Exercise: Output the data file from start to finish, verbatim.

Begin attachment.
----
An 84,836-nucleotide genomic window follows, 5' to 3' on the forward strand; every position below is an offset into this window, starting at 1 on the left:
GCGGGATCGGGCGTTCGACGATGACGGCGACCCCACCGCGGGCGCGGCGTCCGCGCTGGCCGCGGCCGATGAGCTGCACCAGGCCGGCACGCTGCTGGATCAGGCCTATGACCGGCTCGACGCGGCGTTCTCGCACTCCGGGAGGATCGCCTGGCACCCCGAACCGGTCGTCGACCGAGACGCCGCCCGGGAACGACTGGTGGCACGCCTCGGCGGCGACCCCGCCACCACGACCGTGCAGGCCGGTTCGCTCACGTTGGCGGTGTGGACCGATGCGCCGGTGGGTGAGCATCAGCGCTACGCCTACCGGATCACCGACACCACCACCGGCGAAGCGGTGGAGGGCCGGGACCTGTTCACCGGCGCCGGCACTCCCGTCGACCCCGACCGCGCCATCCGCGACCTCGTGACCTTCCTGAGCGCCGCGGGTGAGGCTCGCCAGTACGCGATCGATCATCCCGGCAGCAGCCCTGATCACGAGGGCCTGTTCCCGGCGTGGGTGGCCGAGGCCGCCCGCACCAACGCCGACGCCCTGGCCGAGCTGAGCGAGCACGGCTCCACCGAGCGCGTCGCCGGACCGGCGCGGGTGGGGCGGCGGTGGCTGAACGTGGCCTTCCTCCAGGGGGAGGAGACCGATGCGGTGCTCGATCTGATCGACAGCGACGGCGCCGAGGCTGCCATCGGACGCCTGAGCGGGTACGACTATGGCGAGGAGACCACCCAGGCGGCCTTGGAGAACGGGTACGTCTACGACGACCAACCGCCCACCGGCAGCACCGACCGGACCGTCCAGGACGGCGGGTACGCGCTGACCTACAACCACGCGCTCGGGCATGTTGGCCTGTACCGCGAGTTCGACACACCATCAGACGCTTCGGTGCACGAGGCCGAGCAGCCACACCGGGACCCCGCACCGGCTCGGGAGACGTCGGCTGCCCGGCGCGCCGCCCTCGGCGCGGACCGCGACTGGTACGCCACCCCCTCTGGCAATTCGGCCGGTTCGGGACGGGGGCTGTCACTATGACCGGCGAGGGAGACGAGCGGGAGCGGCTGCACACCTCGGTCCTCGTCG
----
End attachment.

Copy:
An 84,836-nucleotide genomic window follows, 5' to 3' on the forward strand; every position below is an offset into this window, starting at 1 on the left:
GCGGGATCGGGCGTTCGACGATGACGGCGACCCCACCGCGGGCGCGGCGTCCGCGCTGGCCGCGGCCGATGAGCTGCACCAGGCCGGCACGCTGCTGGATCAGGCCTATGACCGGCTCGACGCGGCGTTCTCGCACTCCGGGAGGATCGCCTGGCACCCCGAACCGGTCGTCGACCGAGACGCCGCCCGGGAACGACTGGTGGCACGCCTCGGCGGCGACCCCGCCACCACGACCGTGCAGGCCGGTTCGCTCACGTTGGCGGTGTGGACCGATGCGCCGGTGGGTGAGCATCAGCGCTACGCCTACCGGATCACCGACACCACCACCGGCGAAGCGGTGGAGGGCCGGGACCTGTTCACCGGCGCCGGCACTCCCGTCGACCCCGACCGCGCCATCCGCGACCTCGTGACCTTCCTGAGCGCCGCGGGTGAGGCTCGCCAGTACGCGATCGATCATCCCGGCAGCAGCCCTGATCACGAGGGCCTGTTCCCGGCGTGGGTGGCCGAGGCCGCCCGCACCAACGCCGACGCCCTGGCCGAGCTGAGCGAGCACGGCTCCACCGAGCGCGTCGCCGGACCGGCGCGGGTGGGGCGGCGGTGGCTGAACGTGGCCTTCCTCCAGGGGGAGGAGACCGATGCGGTGCTCGATCTGATCGACAGCGACGGCGCCGAGGCTGCCATCGGACGCCTGAGCGGGTACGACTATGGCGAGGAGACCACCCAGGCGGCCTTGGAGAACGGGTACGTCTACGACGACCAACCGCCCACCGGCAGCACCGACCGGACCGTCCAGGACGGCGGGTACGCGCTGACCTACAACCACGCGCTCGGGCATGTTGGCCTGTACCGCGAGTTCGACACACCATCAGACGCTTCGGTGCACGAGGCCGAGCAGCCACACCGGGACCCCGCACCGGCTCGGGAGACGTCGGCTGCCCGGCGCGCCGCCCTCGGCGCGGACCGCGACTGGTACGCCACCCCCTCTGGCAATTCGGCCGGTTCGGGACGGGGGCTGTCACTATGACCGGCGAGGGAGACGAGCGGGAGCGGCTGCACACCTCGGTCCTCGTCG